Here are the complete results:

E: 114714
T: 93346
O: 86385
A: 78587
I: 77013
N: 69130
S: 68900
R: 55136
H: 53287
L: 45326
D: 37884
C: 31827
U: 31765
M: 30623
P: 24133
Y: 23560
G: 23474
W: 22850
0: 21018
F: 18153
B: 17636
K: 16477
2: 12373
1: 10106
V: 9672
3: 8843
5: 5991
6: 5254
J: 4988
4: 4320
X: 3164
Q: 3138
8: 2659
9: 2628
7: 2625
Z: 1835

Total letters: 1118820;
Distribution: ETOAINSRHLDCUMPYGW0FBK21V356J4XQ897Z

For comparison without having to scroll half way up the page, rnewhouse posted:

ETAOINSHRDLU

Very similar. I wonder how much of a difference there would be if, say, the works of Shakespeare were checked in this way. (I'm sure those results are easy to find if I really cared enough to look.)

rnewhouse says:

FYI -- This little factoid was something I learned about 40 years ago as a bit of typesetting trivia. This was when typesetting was done either by hand or by what was then very high-tech -- molded hot metal characters assembled in lines on a [link http://www.woodsidepress.com/LINOTYPE.HTML]Linotype machine[/link].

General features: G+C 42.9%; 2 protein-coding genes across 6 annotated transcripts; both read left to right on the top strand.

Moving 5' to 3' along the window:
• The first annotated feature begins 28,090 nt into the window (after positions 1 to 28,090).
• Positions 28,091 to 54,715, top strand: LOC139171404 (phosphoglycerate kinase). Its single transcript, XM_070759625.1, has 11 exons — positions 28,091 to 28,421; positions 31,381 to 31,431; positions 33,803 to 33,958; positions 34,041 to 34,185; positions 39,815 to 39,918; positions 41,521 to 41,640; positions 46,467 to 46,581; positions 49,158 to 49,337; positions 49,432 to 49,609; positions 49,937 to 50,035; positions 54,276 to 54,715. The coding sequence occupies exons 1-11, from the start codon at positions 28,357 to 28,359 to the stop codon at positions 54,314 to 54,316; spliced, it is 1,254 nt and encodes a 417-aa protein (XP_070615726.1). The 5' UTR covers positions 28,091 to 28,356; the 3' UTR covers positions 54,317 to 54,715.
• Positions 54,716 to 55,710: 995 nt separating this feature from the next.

On the Linotype keyboard, the most commonly used letters are arranged on the left-hand side of the [link http://www.rpi.edu/~nebusj/linotype.html]keyboard[/link].

Note the similarity between the letter distribution on the Linotype and the letter distribution displayed in dcormier's post:

ETAOINSHRDLUCMFWYPVBGKQJ

I imagine there have been some changes over time due to changes in frequency of word use in English.

dcormier says:

That's pretty neat.

I wonder how it's changed over the years. Say, 50-year increments starting from when Shakespeare finished his works.

I can upload the script to my server if anyone wants to run it against some file of theirs (or someone elses, for that matter).

It should be fairly easy to make work with whatever you want, even if you don't know perl. It's about 30 lines of code (optimized for legibility, not speed and efficiency).

vampirical says:

Place your perl in my hands.

I've got a load of material to run through it, mostly modern stuff but some from earlier in the century.

klisq says:

I think you should do a layout based on whatever you find.

rnewhouse says: